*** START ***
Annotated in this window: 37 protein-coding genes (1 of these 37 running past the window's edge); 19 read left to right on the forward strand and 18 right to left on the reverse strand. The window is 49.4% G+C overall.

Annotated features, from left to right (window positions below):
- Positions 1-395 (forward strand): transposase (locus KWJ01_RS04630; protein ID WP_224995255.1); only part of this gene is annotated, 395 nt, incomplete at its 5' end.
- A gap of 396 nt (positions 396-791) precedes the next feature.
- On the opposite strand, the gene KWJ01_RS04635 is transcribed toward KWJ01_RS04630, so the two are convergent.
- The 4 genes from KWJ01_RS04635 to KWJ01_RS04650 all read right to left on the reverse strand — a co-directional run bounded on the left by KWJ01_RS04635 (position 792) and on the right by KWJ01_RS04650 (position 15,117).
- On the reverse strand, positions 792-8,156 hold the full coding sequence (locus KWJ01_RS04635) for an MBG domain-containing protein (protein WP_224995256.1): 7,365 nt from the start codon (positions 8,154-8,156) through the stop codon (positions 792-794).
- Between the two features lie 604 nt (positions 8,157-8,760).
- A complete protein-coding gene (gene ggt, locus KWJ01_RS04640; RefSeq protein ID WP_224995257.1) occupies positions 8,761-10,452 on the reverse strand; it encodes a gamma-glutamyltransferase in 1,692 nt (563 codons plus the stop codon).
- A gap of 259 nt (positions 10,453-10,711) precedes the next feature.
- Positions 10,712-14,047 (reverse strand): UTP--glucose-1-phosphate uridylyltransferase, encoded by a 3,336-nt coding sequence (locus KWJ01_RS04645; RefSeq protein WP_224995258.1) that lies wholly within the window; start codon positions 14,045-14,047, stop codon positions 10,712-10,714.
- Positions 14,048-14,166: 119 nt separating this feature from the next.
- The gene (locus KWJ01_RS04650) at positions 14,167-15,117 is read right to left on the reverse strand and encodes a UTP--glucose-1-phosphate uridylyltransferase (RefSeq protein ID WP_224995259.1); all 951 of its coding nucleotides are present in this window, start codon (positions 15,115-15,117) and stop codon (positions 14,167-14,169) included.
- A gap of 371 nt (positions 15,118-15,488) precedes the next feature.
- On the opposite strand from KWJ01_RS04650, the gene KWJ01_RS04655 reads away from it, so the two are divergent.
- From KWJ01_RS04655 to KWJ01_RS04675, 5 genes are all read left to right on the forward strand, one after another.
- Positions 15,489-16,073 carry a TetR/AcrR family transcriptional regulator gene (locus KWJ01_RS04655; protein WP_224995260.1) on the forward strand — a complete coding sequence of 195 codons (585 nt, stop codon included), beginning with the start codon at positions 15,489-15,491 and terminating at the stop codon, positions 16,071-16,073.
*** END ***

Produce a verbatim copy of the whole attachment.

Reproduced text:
Annotated in this window: 37 protein-coding genes (1 of these 37 running past the window's edge); 19 read left to right on the forward strand and 18 right to left on the reverse strand. The window is 49.4% G+C overall.

Annotated features, from left to right (window positions below):
- Positions 1-395 (forward strand): transposase (locus KWJ01_RS04630; protein ID WP_224995255.1); only part of this gene is annotated, 395 nt, incomplete at its 5' end.
- A gap of 396 nt (positions 396-791) precedes the next feature.
- On the opposite strand, the gene KWJ01_RS04635 is transcribed toward KWJ01_RS04630, so the two are convergent.
- The 4 genes from KWJ01_RS04635 to KWJ01_RS04650 all read right to left on the reverse strand — a co-directional run bounded on the left by KWJ01_RS04635 (position 792) and on the right by KWJ01_RS04650 (position 15,117).
- On the reverse strand, positions 792-8,156 hold the full coding sequence (locus KWJ01_RS04635) for an MBG domain-containing protein (protein WP_224995256.1): 7,365 nt from the start codon (positions 8,154-8,156) through the stop codon (positions 792-794).
- Between the two features lie 604 nt (positions 8,157-8,760).
- A complete protein-coding gene (gene ggt, locus KWJ01_RS04640; RefSeq protein ID WP_224995257.1) occupies positions 8,761-10,452 on the reverse strand; it encodes a gamma-glutamyltransferase in 1,692 nt (563 codons plus the stop codon).
- A gap of 259 nt (positions 10,453-10,711) precedes the next feature.
- Positions 10,712-14,047 (reverse strand): UTP--glucose-1-phosphate uridylyltransferase, encoded by a 3,336-nt coding sequence (locus KWJ01_RS04645; RefSeq protein WP_224995258.1) that lies wholly within the window; start codon positions 14,045-14,047, stop codon positions 10,712-10,714.
- Positions 14,048-14,166: 119 nt separating this feature from the next.
- The gene (locus KWJ01_RS04650) at positions 14,167-15,117 is read right to left on the reverse strand and encodes a UTP--glucose-1-phosphate uridylyltransferase (RefSeq protein ID WP_224995259.1); all 951 of its coding nucleotides are present in this window, start codon (positions 15,115-15,117) and stop codon (positions 14,167-14,169) included.
- A gap of 371 nt (positions 15,118-15,488) precedes the next feature.
- On the opposite strand from KWJ01_RS04650, the gene KWJ01_RS04655 reads away from it, so the two are divergent.
- From KWJ01_RS04655 to KWJ01_RS04675, 5 genes are all read left to right on the forward strand, one after another.
- Positions 15,489-16,073 carry a TetR/AcrR family transcriptional regulator gene (locus KWJ01_RS04655; protein WP_224995260.1) on the forward strand — a complete coding sequence of 195 codons (585 nt, stop codon included), beginning with the start codon at positions 15,489-15,491 and terminating at the stop codon, positions 16,071-16,073.